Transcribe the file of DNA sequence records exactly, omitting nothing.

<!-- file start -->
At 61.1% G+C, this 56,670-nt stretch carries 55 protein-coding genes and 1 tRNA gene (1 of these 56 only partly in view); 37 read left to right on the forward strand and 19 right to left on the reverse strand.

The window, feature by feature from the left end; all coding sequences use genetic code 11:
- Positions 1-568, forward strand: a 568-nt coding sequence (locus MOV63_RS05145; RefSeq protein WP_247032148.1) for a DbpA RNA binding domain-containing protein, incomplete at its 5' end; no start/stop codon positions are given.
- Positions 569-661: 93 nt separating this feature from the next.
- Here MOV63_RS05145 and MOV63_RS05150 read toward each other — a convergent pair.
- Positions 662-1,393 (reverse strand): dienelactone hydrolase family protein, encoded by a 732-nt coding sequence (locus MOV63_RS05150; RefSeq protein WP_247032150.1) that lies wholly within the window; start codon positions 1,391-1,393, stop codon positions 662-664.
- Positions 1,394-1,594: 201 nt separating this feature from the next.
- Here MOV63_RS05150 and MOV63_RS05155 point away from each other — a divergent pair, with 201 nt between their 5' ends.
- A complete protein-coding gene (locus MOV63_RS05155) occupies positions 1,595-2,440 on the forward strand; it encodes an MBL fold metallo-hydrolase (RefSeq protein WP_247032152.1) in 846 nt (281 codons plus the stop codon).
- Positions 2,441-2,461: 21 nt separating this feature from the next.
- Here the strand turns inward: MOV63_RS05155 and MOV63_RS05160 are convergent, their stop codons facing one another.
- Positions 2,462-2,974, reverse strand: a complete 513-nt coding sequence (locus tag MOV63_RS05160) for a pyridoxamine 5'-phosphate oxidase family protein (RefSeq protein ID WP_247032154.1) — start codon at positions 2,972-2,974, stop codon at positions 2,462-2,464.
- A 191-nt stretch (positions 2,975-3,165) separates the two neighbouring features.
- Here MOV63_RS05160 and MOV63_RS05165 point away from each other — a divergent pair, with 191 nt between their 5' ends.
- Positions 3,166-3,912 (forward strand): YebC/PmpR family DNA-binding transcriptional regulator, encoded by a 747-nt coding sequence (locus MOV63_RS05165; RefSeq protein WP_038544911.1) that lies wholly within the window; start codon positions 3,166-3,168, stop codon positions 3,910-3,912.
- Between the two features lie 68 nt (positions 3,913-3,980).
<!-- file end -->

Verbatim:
At 61.1% G+C, this 56,670-nt stretch carries 55 protein-coding genes and 1 tRNA gene (1 of these 56 only partly in view); 37 read left to right on the forward strand and 19 right to left on the reverse strand.

The window, feature by feature from the left end; all coding sequences use genetic code 11:
- Positions 1-568, forward strand: a 568-nt coding sequence (locus MOV63_RS05145; RefSeq protein WP_247032148.1) for a DbpA RNA binding domain-containing protein, incomplete at its 5' end; no start/stop codon positions are given.
- Positions 569-661: 93 nt separating this feature from the next.
- Here MOV63_RS05145 and MOV63_RS05150 read toward each other — a convergent pair.
- Positions 662-1,393 (reverse strand): dienelactone hydrolase family protein, encoded by a 732-nt coding sequence (locus MOV63_RS05150; RefSeq protein WP_247032150.1) that lies wholly within the window; start codon positions 1,391-1,393, stop codon positions 662-664.
- Positions 1,394-1,594: 201 nt separating this feature from the next.
- Here MOV63_RS05150 and MOV63_RS05155 point away from each other — a divergent pair, with 201 nt between their 5' ends.
- A complete protein-coding gene (locus MOV63_RS05155) occupies positions 1,595-2,440 on the forward strand; it encodes an MBL fold metallo-hydrolase (RefSeq protein WP_247032152.1) in 846 nt (281 codons plus the stop codon).
- Positions 2,441-2,461: 21 nt separating this feature from the next.
- Here the strand turns inward: MOV63_RS05155 and MOV63_RS05160 are convergent, their stop codons facing one another.
- Positions 2,462-2,974, reverse strand: a complete 513-nt coding sequence (locus tag MOV63_RS05160) for a pyridoxamine 5'-phosphate oxidase family protein (RefSeq protein ID WP_247032154.1) — start codon at positions 2,972-2,974, stop codon at positions 2,462-2,464.
- A 191-nt stretch (positions 2,975-3,165) separates the two neighbouring features.
- Here MOV63_RS05160 and MOV63_RS05165 point away from each other — a divergent pair, with 191 nt between their 5' ends.
- Positions 3,166-3,912 (forward strand): YebC/PmpR family DNA-binding transcriptional regulator, encoded by a 747-nt coding sequence (locus MOV63_RS05165; RefSeq protein WP_038544911.1) that lies wholly within the window; start codon positions 3,166-3,168, stop codon positions 3,910-3,912.
- Between the two features lie 68 nt (positions 3,913-3,980).